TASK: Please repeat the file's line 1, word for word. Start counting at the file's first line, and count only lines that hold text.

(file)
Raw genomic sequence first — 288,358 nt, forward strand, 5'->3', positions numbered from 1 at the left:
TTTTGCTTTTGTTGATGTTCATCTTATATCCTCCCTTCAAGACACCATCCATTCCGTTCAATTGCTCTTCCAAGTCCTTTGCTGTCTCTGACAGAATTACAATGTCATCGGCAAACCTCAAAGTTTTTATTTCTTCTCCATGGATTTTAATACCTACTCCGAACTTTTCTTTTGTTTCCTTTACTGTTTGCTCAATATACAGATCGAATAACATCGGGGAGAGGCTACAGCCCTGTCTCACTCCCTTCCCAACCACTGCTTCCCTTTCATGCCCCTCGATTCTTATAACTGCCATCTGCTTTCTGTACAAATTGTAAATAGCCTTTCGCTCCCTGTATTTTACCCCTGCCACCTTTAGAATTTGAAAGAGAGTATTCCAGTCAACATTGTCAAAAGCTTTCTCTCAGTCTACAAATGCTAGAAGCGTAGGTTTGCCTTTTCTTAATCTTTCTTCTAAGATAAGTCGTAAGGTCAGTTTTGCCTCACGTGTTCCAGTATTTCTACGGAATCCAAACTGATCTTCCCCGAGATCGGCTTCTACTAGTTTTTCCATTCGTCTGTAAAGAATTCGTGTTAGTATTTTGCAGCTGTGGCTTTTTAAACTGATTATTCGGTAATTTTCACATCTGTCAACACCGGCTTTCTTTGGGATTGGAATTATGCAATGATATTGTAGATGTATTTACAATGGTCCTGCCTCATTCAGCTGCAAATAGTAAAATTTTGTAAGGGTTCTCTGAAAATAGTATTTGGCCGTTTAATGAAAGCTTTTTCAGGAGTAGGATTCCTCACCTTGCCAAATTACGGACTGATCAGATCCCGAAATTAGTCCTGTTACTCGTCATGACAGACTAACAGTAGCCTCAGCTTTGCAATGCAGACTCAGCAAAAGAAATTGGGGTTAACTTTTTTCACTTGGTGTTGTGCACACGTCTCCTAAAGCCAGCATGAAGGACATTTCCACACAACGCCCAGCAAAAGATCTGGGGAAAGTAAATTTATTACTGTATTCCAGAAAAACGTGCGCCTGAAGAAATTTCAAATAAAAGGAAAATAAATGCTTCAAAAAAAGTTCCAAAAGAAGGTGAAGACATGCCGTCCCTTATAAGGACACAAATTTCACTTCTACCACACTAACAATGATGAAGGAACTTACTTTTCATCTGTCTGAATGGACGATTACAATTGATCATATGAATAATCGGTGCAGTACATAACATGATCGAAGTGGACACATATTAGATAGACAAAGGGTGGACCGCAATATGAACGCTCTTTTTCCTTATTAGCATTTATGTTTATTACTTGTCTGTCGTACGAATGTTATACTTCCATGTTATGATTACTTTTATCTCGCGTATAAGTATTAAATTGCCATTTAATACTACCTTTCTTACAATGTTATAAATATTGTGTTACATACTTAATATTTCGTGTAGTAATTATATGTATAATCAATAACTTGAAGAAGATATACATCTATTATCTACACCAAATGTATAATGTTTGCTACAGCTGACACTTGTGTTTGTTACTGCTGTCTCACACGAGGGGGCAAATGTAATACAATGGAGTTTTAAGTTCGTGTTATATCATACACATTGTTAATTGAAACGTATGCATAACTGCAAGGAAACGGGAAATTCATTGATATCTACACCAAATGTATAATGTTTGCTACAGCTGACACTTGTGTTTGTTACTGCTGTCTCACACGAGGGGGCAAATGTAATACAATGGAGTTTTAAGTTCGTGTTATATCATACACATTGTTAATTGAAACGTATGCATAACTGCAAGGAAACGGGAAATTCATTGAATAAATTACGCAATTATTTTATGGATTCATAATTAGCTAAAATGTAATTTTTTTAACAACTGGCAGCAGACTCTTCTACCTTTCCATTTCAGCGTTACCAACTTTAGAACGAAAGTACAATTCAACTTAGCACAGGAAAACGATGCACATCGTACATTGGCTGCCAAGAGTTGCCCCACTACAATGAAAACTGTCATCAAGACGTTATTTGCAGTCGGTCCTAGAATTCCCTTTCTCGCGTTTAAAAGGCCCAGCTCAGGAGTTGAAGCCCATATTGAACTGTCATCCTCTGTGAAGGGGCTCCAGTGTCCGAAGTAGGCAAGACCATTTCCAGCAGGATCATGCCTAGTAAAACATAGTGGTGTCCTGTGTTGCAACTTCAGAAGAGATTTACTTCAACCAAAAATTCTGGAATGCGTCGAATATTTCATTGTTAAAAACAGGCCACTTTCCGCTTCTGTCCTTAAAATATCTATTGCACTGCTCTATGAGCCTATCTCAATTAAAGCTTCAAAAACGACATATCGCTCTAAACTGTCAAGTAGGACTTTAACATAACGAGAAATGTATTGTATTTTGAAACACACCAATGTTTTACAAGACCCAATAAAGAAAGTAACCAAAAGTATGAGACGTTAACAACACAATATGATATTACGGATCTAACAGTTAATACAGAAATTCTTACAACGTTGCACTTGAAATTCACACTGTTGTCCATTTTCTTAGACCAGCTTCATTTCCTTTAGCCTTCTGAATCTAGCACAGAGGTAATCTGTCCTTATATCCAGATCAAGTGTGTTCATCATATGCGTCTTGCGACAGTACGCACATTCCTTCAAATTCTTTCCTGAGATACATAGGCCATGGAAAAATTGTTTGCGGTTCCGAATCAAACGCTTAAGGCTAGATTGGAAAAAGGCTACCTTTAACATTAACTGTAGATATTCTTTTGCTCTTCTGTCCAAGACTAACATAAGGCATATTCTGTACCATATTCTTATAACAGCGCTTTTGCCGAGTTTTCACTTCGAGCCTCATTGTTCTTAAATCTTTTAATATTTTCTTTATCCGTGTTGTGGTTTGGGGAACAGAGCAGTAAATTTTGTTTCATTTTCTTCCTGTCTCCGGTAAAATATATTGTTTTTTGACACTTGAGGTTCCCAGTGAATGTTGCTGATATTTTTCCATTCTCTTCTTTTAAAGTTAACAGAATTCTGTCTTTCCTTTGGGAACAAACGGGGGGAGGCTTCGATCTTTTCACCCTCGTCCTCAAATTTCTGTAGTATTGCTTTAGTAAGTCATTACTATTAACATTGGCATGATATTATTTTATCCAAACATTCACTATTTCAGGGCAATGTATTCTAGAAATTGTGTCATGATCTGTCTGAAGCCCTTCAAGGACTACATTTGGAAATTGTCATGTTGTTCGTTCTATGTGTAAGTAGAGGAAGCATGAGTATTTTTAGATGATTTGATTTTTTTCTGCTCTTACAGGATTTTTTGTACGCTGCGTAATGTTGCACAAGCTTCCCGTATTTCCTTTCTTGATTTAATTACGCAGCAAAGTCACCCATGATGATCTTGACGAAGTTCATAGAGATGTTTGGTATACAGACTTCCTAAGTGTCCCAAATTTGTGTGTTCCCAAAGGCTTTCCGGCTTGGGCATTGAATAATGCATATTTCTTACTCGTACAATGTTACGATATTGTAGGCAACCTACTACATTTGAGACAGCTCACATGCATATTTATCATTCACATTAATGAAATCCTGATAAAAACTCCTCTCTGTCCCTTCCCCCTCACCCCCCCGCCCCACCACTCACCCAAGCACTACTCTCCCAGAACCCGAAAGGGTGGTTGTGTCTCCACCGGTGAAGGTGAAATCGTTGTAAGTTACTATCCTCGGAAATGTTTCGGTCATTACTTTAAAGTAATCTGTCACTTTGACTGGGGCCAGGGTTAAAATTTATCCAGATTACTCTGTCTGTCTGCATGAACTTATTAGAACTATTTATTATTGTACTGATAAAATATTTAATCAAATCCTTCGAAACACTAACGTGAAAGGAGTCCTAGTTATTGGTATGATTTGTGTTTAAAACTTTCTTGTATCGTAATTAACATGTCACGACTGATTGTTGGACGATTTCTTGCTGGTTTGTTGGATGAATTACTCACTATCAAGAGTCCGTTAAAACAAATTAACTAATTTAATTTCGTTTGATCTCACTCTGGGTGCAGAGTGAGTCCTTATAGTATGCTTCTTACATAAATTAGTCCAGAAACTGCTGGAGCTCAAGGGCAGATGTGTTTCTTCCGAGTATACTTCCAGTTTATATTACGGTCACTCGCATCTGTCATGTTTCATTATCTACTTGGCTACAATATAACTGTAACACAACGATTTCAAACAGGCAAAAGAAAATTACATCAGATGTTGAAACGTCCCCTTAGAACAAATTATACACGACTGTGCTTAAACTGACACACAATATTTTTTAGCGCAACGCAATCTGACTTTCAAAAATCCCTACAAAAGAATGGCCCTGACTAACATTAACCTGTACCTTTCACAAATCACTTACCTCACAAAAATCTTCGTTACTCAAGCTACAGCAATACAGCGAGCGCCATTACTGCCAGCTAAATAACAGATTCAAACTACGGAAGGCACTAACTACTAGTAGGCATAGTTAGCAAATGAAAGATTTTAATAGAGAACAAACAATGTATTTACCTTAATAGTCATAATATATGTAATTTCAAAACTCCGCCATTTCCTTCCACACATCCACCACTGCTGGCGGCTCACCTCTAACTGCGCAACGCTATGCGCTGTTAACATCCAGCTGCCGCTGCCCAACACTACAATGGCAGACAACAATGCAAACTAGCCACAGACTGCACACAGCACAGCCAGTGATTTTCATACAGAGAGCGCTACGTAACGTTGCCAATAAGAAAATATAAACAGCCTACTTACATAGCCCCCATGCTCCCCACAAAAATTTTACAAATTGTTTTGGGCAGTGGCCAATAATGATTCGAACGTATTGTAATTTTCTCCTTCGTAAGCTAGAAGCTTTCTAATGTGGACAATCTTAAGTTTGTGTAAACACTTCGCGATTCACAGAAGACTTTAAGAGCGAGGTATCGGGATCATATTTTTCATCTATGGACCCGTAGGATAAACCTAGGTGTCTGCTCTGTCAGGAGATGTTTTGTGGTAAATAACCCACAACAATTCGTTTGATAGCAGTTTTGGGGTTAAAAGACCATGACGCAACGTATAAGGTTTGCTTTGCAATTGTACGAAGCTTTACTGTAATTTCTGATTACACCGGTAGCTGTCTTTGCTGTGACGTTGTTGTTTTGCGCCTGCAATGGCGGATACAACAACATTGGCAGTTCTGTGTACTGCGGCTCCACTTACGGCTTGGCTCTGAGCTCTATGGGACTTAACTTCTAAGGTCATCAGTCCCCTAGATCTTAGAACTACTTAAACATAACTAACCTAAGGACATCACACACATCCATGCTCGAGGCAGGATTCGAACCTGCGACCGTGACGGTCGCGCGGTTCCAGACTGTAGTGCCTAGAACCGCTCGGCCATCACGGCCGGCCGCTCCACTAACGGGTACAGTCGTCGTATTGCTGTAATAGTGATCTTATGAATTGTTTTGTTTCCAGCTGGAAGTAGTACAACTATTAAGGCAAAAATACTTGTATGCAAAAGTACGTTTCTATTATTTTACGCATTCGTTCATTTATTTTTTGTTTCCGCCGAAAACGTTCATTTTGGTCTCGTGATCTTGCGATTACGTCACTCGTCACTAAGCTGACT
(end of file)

Raw genomic sequence first — 288,358 nt, forward strand, 5'->3', positions numbered from 1 at the left: